How they do it has always been a mystery. We have every tool, fertiliser and deterrent known to man and yet are unable to produce more than three sunburnt tomatoes and a few sticks of rhubarb. Mr Nextdoor only used three things – an ancient hoe, a handful of fertilizer pellets, and a watering can. As well as his vines, fruit trees and strawberries, onions, garlic, varieties of lettuce, berms of asparagus, peas, beans, broccoli, tomatoes, courgettes, peppers, aubergines, cabbages, leeks, spinach, potatoes and carrots all grew obediently, in perfect rows and uniform height. Never was there a weed to be seen or a vegetable out of line, except for the coloquintes rambling over the fence, laden with their colourful decorative gourds.
Lastly, there was the vibrant row of chrysanthemums in shades of yellow, purple, rust and white, ready to be potted up and taken to the cemetery to decorate the resting places of departed family on Toussaint – All Hallows, the Day of the Dead in France. Which happens to be today. Chrysanthemums are almost exclusively used in France to celebrate this day – never offer them as a gift!
Mr Nextdoor had been the man of the family since his father died when he was 8 years old. His mother scraped a living dressmaking, and he went off to the fields at daybreak and worked until dusk on the family farm to grow the food to feed her, his two younger sisters, and himself. So he had all the experience he needed to defeat the forces of nature – disease, insects, drought and flood and apparently did so effortlessly. In a strange twist, Mr Nextdoor didn’t actually like or eat vegetables. He was an unusual Frenchman in that he had no interest in food, nor in wine, although he produced sufficient of both to supply a small town. His wife lamented the fact that he was impossible to feed as there was nothing he enjoyed eating. Given that he was as thin as a straw, active 7 days a week during every daylight hour, and had never smoked, it was unjust that his heart let him down. He had to have a 5-way bypass, and although it kept him going for a few years his health was never satisfactory after that.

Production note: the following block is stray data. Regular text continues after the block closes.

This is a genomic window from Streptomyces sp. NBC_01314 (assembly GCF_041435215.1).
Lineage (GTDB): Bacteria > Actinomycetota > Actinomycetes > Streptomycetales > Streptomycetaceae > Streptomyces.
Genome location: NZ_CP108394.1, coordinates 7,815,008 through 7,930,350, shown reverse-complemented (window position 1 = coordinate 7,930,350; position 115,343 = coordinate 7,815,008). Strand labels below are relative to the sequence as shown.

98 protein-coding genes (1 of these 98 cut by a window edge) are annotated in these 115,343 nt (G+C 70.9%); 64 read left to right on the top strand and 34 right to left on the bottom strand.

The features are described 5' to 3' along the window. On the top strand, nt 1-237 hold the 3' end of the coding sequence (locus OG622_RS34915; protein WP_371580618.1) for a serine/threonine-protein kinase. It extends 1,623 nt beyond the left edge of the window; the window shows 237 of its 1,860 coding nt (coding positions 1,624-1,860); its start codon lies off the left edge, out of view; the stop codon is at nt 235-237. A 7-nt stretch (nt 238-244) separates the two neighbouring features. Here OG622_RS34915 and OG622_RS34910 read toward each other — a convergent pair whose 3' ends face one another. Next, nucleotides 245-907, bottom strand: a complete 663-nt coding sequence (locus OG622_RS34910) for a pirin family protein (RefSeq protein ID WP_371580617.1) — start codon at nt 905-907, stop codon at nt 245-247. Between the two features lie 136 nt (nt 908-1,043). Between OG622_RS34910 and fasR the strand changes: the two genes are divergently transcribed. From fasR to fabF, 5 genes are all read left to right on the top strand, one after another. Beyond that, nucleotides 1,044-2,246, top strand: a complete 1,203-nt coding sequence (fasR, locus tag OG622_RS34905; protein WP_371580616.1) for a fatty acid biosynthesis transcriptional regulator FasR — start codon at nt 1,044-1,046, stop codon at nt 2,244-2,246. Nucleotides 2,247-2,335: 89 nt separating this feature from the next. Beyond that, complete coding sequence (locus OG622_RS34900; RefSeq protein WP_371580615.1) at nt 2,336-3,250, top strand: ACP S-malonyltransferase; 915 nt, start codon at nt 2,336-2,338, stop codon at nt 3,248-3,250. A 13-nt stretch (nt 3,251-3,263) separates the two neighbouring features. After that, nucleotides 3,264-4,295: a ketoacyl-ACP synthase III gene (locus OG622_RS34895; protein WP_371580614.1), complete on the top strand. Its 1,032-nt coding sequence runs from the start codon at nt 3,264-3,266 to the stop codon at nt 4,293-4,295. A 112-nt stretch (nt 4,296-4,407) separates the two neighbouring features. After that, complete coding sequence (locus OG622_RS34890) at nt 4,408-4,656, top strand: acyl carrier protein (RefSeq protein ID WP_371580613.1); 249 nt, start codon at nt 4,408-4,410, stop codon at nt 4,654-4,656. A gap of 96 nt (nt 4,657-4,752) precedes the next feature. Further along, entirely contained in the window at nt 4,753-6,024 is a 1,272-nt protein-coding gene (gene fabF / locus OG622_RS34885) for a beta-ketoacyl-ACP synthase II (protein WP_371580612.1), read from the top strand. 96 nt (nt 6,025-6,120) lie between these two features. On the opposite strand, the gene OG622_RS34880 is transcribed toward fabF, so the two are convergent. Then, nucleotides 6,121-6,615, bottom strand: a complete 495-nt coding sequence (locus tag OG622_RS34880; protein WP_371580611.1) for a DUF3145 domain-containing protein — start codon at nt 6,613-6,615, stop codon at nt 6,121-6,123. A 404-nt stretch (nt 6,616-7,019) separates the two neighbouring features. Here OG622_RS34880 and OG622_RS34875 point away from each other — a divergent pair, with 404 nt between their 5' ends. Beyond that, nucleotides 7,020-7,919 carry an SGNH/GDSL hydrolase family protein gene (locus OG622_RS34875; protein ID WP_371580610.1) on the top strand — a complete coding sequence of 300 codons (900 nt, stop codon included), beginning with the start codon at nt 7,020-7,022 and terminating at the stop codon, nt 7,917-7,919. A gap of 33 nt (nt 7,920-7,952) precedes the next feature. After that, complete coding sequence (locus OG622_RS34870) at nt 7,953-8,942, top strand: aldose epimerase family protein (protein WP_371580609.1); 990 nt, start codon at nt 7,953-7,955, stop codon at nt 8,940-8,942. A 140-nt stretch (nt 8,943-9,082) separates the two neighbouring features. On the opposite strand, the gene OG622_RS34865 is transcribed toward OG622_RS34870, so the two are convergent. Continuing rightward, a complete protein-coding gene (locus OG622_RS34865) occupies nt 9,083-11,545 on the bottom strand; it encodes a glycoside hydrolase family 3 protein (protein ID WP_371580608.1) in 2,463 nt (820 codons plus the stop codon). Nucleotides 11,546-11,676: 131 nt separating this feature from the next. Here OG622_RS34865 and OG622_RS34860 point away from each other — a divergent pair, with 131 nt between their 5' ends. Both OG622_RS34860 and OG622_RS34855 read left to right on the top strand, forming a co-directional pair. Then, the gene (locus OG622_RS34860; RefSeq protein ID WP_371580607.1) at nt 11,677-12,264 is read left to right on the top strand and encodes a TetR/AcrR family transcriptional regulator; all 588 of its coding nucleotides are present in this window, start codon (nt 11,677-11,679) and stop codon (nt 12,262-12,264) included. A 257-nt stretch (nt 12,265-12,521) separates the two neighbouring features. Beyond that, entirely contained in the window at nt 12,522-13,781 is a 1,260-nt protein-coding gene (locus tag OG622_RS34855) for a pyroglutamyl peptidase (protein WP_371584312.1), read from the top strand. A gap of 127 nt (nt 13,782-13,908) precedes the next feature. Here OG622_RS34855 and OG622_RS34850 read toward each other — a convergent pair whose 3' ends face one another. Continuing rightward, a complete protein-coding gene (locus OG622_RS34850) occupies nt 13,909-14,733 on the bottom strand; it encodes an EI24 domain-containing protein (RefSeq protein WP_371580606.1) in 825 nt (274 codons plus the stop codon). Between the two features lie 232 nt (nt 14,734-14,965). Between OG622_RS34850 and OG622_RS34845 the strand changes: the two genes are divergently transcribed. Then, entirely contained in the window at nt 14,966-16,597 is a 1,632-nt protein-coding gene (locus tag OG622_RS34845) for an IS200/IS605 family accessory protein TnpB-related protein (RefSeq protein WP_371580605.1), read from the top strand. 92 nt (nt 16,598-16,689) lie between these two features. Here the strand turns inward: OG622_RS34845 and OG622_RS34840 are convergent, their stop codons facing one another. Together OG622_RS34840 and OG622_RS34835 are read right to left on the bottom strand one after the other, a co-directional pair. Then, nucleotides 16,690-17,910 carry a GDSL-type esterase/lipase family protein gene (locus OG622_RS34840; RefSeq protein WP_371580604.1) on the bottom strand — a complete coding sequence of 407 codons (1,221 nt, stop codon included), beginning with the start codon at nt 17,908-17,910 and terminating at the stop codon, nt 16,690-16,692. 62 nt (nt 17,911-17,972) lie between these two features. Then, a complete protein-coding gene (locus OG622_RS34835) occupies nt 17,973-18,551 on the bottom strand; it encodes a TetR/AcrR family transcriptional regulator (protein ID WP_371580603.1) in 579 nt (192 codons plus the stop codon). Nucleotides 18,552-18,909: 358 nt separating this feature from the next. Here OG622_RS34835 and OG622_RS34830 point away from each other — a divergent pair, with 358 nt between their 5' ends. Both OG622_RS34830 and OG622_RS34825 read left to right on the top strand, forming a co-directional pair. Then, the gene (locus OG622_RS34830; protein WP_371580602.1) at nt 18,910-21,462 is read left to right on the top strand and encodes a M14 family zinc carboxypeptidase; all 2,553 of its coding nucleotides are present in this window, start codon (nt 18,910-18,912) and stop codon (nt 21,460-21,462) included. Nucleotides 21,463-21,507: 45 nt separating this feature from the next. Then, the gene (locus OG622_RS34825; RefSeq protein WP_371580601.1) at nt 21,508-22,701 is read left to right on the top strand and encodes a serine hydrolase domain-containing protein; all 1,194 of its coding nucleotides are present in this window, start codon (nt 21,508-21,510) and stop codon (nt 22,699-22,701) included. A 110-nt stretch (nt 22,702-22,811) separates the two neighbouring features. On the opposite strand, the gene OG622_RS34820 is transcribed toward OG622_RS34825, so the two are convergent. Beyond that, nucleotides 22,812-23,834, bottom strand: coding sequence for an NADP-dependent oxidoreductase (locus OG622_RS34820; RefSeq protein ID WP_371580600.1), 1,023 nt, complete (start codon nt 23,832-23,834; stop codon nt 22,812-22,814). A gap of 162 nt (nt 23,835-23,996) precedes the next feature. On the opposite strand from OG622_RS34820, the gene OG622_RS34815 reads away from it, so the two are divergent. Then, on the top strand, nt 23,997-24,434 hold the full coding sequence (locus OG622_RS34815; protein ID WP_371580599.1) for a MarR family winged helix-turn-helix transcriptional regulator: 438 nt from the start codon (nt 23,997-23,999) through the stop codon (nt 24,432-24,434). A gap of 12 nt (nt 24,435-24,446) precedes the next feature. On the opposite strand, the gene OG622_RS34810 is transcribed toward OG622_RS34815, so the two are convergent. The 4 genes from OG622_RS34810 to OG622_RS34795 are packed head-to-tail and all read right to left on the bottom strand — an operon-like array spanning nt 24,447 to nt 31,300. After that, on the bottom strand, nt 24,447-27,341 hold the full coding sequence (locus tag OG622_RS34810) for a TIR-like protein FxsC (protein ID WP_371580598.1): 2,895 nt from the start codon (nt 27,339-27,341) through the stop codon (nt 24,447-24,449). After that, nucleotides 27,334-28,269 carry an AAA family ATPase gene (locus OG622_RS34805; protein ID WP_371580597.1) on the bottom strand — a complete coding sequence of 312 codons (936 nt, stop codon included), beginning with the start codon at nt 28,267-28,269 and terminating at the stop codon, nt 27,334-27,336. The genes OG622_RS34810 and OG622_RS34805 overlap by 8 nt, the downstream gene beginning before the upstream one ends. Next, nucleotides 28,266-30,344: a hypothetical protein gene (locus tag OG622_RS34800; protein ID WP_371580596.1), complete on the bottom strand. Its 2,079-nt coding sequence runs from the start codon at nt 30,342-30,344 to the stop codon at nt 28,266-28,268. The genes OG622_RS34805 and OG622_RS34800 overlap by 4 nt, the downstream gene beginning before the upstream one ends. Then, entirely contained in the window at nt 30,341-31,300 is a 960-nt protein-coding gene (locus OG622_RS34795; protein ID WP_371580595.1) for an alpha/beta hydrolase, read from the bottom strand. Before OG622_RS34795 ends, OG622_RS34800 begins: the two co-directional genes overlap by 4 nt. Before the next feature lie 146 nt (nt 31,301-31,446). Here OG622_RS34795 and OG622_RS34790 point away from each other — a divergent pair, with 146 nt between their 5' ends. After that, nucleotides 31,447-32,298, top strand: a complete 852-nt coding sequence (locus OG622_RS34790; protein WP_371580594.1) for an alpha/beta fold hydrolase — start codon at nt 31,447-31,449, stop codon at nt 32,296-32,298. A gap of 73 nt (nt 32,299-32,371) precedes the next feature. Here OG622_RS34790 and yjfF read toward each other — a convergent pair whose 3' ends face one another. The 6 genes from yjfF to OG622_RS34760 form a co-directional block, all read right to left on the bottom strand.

To return to the enigma of the vanishing vegetables. While Mr Nextdoor was in some ways untypically French, he was far from unique in his vegetable growing. Every garden around (apart from ours) boasts similarly regimented and abundant vegetables, year after year. If all the locally-grown produce was put into a heap, it would probably smother the Eiffel Tower.
Why do they grow all these vegetables? Presumably to eat. So presumably they like eating them. Which leads to the enigma.
Why don’t the restaurants serve vegetables? With rare exceptions, main courses are accompanied by a small castle of white rice and a sad floppy dollop of once-green beans reduced by a process, it appears, of flagellation to within a millimetre of their lives followed by lengthy boiling to death until they assume a cadaverous greyness. A rare fragment of potato, a sliver of courgette, julienne of half a carrot, or a cherry tomato are a sight to make the heart leap with excitement.
It may not be a region famed for its food, but the Poitou-Charentes region has plenty of superb restaurants. Particular favourites of ours are the Lion d’Or in Chauvigny, the Charlemagne in Charroux, both of which have retained their high standard over the 20 years we have eaten there, and Bistrot du Boucher in Poitiers is where we always take guests, certain that the quality and service will be faultless. We have never had a meal at any of those establishments that was less than excellent. There are mediocre restaurants, and bad restaurants, just as there are anywhere in the world, but this is a region where you can eat really well, in a bistro, an unassuming restaurant or an elegant château.
One thing they tend to have in common, though, is the dearth of vegetables served. Maybe it’s our English upbringing, where a proper meal was considered to be meat and three vegetables, potatoes being compulsory, whether mashed, roasted, fried or baked, no meal is complete without the faithful spud. Yet servings of vegetables are almost as rare as hen’s teeth when we dine out, either in restaurants or French friends’ homes. And if any are served, they’re usually in minute quantities. Why? If the French grow vegetables because they enjoy them, don’t they want them when they go out to eat? Or do they just grow them to show they can? Or because it is traditional? What do they do with them?